When Bill Clinton vowed to end welfare as we know, child care was always an issue. Does it make sense to force the single mom to work for minimum wage at McDonald's and then pay someone else to watch her child? Many argued yes. The mom would gain skills at her job, which would enable her to find more well paying jobs. The state would subsidize the child care for a short time. This would end the cycle of poverty.
Welfare time limits and subsidized child care did keep people off the welfare rolls. While there was never great data on what happened to people once they were kicked off of welfare, there was evidence that this program did get people working again.
Until the economy sucked. Between huge unemployment numbers and declined state budgets, which have decimated subsidized child care programs, single moms are in trouble. The New York Times reports on how the reduced numbers of subsidized child care programs are pushing women back on welfare.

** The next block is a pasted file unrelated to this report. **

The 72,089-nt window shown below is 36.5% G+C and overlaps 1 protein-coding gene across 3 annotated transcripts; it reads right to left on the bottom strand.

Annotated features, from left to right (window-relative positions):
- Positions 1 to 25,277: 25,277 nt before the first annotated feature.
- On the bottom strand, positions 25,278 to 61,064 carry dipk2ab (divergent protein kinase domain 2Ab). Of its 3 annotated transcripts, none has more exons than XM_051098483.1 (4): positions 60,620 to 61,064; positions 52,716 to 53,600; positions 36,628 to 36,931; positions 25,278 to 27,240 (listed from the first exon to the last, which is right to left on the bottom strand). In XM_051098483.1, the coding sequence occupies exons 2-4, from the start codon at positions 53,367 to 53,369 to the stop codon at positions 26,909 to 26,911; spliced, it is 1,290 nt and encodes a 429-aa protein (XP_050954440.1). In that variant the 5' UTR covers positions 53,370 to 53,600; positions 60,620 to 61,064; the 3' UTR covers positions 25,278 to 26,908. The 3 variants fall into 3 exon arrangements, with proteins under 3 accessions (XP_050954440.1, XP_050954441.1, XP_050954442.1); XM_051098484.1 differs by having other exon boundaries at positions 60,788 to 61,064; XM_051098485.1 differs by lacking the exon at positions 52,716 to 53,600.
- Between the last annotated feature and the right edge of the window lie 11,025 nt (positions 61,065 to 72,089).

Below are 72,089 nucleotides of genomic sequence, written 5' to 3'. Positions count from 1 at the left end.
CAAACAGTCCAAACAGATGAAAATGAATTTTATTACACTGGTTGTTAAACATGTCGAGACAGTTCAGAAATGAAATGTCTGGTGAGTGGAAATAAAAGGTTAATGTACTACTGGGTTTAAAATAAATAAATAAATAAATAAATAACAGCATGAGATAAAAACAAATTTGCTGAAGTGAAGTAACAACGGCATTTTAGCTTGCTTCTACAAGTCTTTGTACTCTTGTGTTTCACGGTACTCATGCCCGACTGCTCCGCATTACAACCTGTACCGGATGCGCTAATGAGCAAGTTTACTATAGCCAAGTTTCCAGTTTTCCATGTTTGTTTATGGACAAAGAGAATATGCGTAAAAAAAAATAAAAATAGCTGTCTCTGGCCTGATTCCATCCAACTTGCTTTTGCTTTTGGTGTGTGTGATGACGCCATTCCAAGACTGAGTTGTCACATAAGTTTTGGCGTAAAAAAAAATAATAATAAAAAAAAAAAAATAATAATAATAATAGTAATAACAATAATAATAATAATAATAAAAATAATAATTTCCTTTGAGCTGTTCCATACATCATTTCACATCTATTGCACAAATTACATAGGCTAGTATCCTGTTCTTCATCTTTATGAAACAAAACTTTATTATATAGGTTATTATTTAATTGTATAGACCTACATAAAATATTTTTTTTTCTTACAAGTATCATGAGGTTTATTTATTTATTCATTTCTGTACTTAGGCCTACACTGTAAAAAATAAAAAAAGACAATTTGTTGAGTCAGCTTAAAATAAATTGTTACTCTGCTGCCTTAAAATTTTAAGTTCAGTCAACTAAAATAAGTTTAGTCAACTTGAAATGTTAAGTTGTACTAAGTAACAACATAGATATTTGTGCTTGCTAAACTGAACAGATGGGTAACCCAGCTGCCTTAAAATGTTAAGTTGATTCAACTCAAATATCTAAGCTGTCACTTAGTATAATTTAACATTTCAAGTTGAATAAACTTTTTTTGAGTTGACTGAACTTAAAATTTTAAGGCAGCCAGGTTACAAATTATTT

The cuts to subsidized child care challenge the central tenet of the
welfare overhaul adopted in 1996, which imposed a five-year lifetime
limit on cash assistance. Under the change, low-income parents were
forced to give up welfare checks and instead seek paychecks, while
being promised support — not least, subsidized child care — that would
enable them to work.
Now, in this moment of painful budget cuts, with Arizona and more than
a dozen other states placing children eligible for subsidized child
care on waiting lists, only two kinds of families are reliably securing
aid: those under the supervision of child protective services — which
looks after abuse and neglect cases — and those receiving cash
Without subsidized child care and without viable job opportunities, we're about to return to welfare as we've always known it.